GEORGE TOWN: The Year of the Water Rabbit is expected to be the year of consolidation for Penang’s economy.
This forecast was made during the annual Chneah Hoay (flame-watching) ceremony at the Hai Choo Soo Temple in Tanjung Tokong.
The ritual began at around 11.35pm after tides rose to a certain level at the bay fronting the temple on Saturday.
The lights were then switched off while oil lamps and candles were snuffed out.
The clanging of cymbals followed and embers in the deity Tua Pek Kong’s urn were kindled, with the first flame ignited at 11.59pm and described as “fair”.
The second and third flames ignited at 12am and 12.02am respectively. Both were classed as ‘average’, according to Poh Hock Seah Temple committee members.
“However, the third flame was stronger than the second. This indicates that the economy will pick up towards the end of the year.
“The overall outlook is fair and stable,” honorary secretary Lim Hooi Kooi told a press conference after the event.
Each flame represents a four-month cycle in the lunar calendar, which roughly corresponds to the period of February to May, June to September and October to January in the Gregorian calendar.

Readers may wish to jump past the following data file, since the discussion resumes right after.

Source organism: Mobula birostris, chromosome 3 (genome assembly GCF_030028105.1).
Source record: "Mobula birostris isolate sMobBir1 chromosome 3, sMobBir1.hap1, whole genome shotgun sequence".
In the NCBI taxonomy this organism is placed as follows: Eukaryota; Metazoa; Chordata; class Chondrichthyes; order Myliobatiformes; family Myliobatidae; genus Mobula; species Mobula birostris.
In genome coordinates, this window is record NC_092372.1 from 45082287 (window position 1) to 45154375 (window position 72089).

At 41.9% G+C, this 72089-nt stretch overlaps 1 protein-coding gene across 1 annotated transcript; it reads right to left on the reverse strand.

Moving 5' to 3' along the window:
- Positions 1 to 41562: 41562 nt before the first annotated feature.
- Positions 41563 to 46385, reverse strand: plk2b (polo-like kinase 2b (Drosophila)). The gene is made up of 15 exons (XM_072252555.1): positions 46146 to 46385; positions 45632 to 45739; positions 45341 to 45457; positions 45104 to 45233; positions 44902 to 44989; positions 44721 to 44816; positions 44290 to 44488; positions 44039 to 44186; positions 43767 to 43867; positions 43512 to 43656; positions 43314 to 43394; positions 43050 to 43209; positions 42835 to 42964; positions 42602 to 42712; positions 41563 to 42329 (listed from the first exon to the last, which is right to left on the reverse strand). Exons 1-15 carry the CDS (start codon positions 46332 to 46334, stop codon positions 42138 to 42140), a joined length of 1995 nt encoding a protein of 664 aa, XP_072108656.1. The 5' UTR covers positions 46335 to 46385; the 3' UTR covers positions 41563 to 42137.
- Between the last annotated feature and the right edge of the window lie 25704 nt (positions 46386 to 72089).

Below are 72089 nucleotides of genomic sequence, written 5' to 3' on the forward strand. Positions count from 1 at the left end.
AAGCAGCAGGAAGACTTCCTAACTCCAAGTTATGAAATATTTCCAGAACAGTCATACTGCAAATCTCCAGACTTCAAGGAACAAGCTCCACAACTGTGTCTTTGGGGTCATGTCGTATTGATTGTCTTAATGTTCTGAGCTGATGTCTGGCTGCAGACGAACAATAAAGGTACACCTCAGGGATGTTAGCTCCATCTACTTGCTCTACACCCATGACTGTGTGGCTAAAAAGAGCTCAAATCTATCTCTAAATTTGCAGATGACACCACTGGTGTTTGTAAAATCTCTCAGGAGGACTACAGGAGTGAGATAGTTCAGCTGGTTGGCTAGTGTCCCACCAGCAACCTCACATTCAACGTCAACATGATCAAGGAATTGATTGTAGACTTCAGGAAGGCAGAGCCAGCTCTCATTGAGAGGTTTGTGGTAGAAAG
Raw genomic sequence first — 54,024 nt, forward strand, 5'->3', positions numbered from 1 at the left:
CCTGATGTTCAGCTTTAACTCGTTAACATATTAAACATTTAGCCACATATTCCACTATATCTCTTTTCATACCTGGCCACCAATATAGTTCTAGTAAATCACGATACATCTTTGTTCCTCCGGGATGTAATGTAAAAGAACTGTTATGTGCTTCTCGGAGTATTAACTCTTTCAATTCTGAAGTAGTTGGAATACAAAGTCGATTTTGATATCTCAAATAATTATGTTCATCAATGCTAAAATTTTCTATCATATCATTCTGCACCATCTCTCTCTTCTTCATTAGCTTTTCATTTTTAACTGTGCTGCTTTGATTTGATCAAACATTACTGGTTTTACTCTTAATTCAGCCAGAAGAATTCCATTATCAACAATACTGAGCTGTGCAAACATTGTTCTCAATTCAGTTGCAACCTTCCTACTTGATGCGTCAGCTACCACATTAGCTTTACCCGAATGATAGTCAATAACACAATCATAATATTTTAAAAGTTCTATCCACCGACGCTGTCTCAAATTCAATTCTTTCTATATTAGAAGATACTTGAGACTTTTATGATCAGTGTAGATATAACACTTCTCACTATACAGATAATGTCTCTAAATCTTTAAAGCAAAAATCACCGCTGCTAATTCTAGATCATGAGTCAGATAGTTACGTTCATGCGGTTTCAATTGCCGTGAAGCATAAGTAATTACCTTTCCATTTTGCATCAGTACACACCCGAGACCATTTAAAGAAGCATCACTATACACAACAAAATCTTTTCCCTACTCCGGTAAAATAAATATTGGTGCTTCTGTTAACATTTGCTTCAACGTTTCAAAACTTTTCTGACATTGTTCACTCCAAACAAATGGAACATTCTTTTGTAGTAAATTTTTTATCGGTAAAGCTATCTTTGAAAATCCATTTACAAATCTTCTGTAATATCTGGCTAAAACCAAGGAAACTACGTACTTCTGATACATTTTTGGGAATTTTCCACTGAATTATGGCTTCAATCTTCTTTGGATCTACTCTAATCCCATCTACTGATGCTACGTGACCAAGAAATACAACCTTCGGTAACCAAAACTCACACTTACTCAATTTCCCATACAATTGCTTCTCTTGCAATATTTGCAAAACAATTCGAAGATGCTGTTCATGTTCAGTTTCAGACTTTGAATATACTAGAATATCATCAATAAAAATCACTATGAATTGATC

This divination of the state’s economic prospects is based on the stability, brightness and strength of the flames.
The Chneah Hoay is said to have been held annually for over 200 years. It was cancelled for the first time in 2021 due to the Covid-19 pandemic and movement control order.
In 2022, the committee decided not to hold it for a second year running due to crowd control concerns.
This year’s event thus marked a resumption and devotees turned up in droves to offer prayers.
Throughout the night, many let off firecrackers and fireworks while others lit giant joss sticks embellished with twinkling LEDs.
Before the Chneah Hoay ceremony each year, the statue of Tua Pek Kong is brought from the Poh Hock Seah Temple in Armenian Street to the Hai Choo Soo Temple.
The following day, it makes the return journey. And once every 12 years in the Year of the Tiger, this will be marked with a grand procession. The last was in 2010.
Lim also announced that the grand procession will be held on Chap Goh Meh in 2024, which is the Year of the Dragon.
“After consulting Tua Pek Kong, we’ve decided to hold it next year to replace the one we were supposed to have in 2022 but weren’t able to due to the pandemic,” he added.